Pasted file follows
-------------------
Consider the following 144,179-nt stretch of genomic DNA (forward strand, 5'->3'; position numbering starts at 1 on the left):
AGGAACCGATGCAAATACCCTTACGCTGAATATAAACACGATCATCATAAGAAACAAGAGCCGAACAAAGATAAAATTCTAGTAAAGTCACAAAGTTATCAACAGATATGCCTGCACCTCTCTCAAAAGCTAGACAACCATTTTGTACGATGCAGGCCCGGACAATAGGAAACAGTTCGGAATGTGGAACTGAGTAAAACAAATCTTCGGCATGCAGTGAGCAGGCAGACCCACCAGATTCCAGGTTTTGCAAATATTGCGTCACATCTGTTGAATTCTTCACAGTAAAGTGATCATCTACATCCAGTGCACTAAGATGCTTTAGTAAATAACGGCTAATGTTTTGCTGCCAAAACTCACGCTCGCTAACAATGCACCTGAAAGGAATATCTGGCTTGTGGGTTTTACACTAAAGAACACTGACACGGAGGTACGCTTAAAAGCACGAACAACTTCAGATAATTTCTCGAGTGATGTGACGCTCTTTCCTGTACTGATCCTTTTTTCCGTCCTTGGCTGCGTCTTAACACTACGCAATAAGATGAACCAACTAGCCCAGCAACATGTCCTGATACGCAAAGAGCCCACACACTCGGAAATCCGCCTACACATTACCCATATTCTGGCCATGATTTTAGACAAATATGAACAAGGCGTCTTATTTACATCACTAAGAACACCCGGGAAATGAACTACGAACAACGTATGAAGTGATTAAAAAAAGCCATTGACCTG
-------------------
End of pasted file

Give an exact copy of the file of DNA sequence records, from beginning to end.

Consider the following 144,179-nt stretch of genomic DNA (forward strand, 5'->3'; position numbering starts at 1 on the left):
AGGAACCGATGCAAATACCCTTACGCTGAATATAAACACGATCATCATAAGAAACAAGAGCCGAACAAAGATAAAATTCTAGTAAAGTCACAAAGTTATCAACAGATATGCCTGCACCTCTCTCAAAAGCTAGACAACCATTTTGTACGATGCAGGCCCGGACAATAGGAAACAGTTCGGAATGTGGAACTGAGTAAAACAAATCTTCGGCATGCAGTGAGCAGGCAGACCCACCAGATTCCAGGTTTTGCAAATATTGCGTCACATCTGTTGAATTCTTCACAGTAAAGTGATCATCTACATCCAGTGCACTAAGATGCTTTAGTAAATAACGGCTAATGTTTTGCTGCCAAAACTCACGCTCGCTAACAATGCACCTGAAAGGAATATCTGGCTTGTGGGTTTTACACTAAAGAACACTGACACGGAGGTACGCTTAAAAGCACGAACAACTTCAGATAATTTCTCGAGTGATGTGACGCTCTTTCCTGTACTGATCCTTTTTTCCGTCCTTGGCTGCGTCTTAACACTACGCAATAAGATGAACCAACTAGCCCAGCAACATGTCCTGATACGCAAAGAGCCCACACACTCGGAAATCCGCCTACACATTACCCATATTCTGGCCATGATTTTAGACAAATATGAACAAGGCGTCTTATTTACATCACTAAGAACACCCGGGAAATGAACTACGAACAACGTATGAAGTGATTAAAAAAAGCCATTGACCTG